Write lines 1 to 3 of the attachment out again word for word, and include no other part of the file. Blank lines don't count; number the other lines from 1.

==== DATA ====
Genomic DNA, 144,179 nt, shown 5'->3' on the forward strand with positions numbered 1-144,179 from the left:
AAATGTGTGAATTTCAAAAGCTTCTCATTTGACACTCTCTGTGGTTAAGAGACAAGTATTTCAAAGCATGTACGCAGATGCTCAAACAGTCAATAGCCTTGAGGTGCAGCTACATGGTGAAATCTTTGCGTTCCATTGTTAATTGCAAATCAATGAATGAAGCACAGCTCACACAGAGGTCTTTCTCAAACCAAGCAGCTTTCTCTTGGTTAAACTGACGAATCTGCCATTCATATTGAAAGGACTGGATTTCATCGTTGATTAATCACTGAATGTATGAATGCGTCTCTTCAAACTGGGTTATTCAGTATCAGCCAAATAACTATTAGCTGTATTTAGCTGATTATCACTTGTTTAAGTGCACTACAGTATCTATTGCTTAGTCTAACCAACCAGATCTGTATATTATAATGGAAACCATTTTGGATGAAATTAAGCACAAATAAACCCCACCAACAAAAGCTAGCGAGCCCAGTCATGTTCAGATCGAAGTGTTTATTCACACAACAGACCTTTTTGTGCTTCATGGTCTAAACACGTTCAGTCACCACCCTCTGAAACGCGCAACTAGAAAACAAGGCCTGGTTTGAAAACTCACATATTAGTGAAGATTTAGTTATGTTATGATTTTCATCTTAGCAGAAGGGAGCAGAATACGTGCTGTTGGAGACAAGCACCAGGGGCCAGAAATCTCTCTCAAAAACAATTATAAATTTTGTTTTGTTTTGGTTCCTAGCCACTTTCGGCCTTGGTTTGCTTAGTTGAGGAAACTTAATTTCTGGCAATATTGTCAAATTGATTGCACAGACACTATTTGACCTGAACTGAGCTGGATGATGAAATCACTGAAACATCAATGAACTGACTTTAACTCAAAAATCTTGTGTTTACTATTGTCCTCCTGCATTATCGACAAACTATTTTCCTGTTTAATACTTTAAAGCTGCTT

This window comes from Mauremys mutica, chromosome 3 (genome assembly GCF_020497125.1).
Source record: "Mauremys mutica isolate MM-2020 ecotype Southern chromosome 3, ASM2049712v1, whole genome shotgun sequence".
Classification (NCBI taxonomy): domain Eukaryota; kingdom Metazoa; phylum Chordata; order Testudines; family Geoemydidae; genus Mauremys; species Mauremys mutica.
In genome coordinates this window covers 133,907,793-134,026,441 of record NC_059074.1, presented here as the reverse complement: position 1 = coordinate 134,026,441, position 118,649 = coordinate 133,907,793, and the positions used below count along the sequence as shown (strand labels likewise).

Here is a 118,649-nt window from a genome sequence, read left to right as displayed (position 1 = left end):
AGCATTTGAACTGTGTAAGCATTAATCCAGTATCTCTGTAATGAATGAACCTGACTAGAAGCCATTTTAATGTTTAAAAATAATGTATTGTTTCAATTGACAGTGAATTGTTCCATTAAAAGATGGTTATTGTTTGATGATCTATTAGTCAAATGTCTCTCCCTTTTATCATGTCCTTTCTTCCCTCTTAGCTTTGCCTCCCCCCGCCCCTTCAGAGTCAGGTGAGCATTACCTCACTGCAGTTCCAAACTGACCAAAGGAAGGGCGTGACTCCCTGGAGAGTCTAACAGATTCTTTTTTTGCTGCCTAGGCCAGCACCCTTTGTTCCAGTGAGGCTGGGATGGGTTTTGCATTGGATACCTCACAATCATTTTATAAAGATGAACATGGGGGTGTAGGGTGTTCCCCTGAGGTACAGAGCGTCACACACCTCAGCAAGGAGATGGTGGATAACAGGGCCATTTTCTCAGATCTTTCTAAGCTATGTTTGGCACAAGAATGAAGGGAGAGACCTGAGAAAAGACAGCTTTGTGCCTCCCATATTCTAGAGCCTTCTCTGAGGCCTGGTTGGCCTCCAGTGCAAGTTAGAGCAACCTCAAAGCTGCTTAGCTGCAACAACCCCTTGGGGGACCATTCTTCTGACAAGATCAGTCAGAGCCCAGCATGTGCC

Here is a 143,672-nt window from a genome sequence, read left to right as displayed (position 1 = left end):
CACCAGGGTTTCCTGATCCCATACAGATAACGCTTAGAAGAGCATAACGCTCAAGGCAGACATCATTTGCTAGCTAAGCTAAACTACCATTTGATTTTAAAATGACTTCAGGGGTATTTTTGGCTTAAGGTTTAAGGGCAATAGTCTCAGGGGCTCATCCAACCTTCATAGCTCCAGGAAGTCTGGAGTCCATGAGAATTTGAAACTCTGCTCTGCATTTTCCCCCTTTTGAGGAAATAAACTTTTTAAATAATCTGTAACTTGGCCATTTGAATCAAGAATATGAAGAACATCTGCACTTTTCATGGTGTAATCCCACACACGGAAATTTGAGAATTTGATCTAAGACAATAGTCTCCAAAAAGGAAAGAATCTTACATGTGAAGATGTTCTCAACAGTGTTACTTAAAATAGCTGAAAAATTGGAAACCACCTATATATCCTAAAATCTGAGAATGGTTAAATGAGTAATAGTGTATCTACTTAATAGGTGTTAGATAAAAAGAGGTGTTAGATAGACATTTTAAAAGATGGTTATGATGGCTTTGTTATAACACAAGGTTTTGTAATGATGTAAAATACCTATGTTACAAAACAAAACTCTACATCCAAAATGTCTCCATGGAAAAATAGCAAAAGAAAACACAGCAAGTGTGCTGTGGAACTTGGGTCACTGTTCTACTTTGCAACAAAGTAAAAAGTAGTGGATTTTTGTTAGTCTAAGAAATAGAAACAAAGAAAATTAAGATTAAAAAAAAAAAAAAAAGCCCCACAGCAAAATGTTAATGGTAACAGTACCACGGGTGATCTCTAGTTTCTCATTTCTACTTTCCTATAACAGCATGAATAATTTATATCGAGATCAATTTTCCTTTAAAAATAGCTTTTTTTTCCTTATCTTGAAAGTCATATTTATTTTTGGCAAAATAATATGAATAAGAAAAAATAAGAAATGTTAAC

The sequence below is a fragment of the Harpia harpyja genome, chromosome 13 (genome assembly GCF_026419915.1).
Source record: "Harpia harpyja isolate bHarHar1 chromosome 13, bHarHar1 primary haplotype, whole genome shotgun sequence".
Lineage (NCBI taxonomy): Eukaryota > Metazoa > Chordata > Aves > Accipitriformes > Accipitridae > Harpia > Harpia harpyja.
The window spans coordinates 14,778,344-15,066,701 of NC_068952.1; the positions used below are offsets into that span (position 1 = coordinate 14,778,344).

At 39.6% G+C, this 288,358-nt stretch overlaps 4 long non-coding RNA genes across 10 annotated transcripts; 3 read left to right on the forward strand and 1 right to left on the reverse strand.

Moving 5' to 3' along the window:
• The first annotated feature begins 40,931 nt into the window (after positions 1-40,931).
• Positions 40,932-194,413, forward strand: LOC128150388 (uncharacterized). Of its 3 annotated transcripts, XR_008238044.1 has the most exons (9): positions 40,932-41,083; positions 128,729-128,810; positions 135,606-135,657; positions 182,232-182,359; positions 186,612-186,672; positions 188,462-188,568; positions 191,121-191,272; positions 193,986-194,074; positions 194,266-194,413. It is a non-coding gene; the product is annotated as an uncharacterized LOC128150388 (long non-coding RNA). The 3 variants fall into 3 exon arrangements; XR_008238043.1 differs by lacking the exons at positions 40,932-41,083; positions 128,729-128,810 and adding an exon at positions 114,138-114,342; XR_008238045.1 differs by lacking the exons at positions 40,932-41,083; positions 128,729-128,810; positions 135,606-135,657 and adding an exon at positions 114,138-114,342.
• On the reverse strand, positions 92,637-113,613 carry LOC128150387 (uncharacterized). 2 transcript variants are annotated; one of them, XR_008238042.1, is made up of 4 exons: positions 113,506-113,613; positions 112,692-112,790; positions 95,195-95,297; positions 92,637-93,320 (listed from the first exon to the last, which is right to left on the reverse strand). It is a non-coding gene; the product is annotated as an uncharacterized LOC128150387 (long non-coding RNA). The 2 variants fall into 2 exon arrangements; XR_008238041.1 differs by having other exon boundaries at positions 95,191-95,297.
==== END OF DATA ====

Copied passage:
Genomic DNA, 144,179 nt, shown 5'->3' on the forward strand with positions numbered 1-144,179 from the left:
AAATGTGTGAATTTCAAAAGCTTCTCATTTGACACTCTCTGTGGTTAAGAGACAAGTATTTCAAAGCATGTACGCAGATGCTCAAACAGTCAATAGCCTTGAGGTGCAGCTACATGGTGAAATCTTTGCGTTCCATTGTTAATTGCAAATCAATGAATGAAGCACAGCTCACACAGAGGTCTTTCTCAAACCAAGCAGCTTTCTCTTGGTTAAACTGACGAATCTGCCATTCATATTGAAAGGACTGGATTTCATCGTTGATTAATCACTGAATGTATGAATGCGTCTCTTCAAACTGGGTTATTCAGTATCAGCCAAATAACTATTAGCTGTATTTAGCTGATTATCACTTGTTTAAGTGCACTACAGTATCTATTGCTTAGTCTAACCAACCAGATCTGTATATTATAATGGAAACCATTTTGGATGAAATTAAGCACAAATAAACCCCACCAACAAAAGCTAGCGAGCCCAGTCATGTTCAGATCGAAGTGTTTATTCACACAACAGACCTTTTTGTGCTTCATGGTCTAAACACGTTCAGTCACCACCCTCTGAAACGCGCAACTAGAAAACAAGGCCTGGTTTGAAAACTCACATATTAGTGAAGATTTAGTTATGTTATGATTTTCATCTTAGCAGAAGGGAGCAGAATACGTGCTGTTGGAGACAAGCACCAGGGGCCAGAAATCTCTCTCAAAAACAATTATAAATTTTGTTTTGTTTTGGTTCCTAGCCACTTTCGGCCTTGGTTTGCTTAGTTGAGGAAACTTAATTTCTGGCAATATTGTCAAATTGATTGCACAGACACTATTTGACCTGAACTGAGCTGGATGATGAAATCACTGAAACATCAATGAACTGACTTTAACTCAAAAATCTTGTGTTTACTATTGTCCTCCTGCATTATCGACAAACTATTTTCCTGTTTAATACTTTAAAGCTGCTT

This window comes from Mauremys mutica, chromosome 3 (genome assembly GCF_020497125.1).